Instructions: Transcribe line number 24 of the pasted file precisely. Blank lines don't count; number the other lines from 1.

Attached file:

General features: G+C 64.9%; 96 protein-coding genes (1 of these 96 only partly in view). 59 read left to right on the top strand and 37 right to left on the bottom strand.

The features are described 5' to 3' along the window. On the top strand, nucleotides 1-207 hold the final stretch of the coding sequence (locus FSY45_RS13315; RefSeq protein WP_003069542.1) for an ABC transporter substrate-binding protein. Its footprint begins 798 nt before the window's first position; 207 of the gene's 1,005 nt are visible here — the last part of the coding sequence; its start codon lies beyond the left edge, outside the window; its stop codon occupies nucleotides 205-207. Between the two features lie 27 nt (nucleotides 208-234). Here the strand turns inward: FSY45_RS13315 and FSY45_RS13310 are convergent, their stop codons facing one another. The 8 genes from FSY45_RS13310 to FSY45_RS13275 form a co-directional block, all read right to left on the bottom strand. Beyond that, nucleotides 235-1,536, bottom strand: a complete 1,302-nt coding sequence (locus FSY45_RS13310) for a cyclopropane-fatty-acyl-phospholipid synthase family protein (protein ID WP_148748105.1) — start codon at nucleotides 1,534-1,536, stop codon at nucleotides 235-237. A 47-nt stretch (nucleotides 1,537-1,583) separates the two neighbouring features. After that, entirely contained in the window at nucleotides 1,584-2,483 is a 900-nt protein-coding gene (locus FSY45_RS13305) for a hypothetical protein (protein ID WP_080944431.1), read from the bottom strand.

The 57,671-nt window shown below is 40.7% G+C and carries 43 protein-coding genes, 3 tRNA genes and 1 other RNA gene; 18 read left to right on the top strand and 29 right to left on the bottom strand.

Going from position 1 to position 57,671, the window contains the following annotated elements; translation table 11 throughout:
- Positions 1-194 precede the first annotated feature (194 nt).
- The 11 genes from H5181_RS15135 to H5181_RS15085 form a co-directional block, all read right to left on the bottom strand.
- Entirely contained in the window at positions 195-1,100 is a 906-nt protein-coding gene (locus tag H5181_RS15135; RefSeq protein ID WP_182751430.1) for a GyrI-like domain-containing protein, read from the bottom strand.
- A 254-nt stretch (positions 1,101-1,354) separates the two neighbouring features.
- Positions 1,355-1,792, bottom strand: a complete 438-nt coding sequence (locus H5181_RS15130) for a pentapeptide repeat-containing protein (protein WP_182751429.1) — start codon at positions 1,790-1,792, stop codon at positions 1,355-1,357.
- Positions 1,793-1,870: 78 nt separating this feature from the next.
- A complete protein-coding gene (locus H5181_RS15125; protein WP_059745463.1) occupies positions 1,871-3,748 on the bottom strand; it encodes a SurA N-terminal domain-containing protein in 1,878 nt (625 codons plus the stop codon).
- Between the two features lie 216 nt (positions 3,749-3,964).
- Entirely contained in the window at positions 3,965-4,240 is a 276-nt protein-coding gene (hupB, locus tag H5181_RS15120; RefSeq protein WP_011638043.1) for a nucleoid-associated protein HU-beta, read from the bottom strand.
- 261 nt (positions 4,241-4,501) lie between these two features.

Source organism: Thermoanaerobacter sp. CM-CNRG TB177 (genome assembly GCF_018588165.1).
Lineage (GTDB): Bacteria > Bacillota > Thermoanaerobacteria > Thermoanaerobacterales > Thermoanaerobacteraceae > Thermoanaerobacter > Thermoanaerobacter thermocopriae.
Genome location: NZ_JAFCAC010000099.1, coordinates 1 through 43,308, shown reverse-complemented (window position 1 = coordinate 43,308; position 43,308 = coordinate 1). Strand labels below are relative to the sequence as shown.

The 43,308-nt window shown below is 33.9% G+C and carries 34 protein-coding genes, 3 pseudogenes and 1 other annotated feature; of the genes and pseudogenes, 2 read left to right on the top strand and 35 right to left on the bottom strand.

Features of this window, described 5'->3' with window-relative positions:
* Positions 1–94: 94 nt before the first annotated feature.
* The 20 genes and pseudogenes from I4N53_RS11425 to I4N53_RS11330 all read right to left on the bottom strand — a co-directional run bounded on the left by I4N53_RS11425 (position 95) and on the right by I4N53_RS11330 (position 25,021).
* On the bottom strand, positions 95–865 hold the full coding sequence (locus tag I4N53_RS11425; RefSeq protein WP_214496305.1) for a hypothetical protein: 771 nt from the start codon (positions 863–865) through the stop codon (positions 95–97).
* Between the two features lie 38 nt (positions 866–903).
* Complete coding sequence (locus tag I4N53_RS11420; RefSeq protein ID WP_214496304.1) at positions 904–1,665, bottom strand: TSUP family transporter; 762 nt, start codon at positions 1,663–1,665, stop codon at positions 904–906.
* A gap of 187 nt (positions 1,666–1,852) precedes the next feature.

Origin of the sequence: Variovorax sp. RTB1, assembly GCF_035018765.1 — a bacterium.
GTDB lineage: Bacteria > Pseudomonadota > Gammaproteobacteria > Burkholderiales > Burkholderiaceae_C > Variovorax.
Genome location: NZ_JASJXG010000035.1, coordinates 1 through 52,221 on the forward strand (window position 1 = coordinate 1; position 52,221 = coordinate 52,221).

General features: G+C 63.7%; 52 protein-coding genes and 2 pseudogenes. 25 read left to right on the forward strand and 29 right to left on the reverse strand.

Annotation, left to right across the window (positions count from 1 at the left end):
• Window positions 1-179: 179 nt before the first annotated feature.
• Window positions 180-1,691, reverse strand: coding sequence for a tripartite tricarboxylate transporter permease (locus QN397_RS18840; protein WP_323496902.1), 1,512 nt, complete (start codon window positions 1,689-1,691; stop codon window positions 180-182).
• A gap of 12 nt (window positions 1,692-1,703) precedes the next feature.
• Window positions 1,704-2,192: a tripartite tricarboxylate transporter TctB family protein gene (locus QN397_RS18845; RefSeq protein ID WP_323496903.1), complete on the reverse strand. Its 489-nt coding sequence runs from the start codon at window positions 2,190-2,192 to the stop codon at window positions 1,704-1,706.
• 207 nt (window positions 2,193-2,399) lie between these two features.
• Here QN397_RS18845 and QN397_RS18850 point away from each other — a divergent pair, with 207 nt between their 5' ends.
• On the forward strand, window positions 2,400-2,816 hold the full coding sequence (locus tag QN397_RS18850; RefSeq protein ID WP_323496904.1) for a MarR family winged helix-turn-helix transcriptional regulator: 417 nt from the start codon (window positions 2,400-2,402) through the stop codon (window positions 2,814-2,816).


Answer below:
* Complete coding sequence (locus tag I4N53_RS11420; RefSeq protein ID WP_214496304.1) at positions 904–1,665, bottom strand: TSUP family transporter; 762 nt, start codon at positions 1,663–1,665, stop codon at positions 904–906.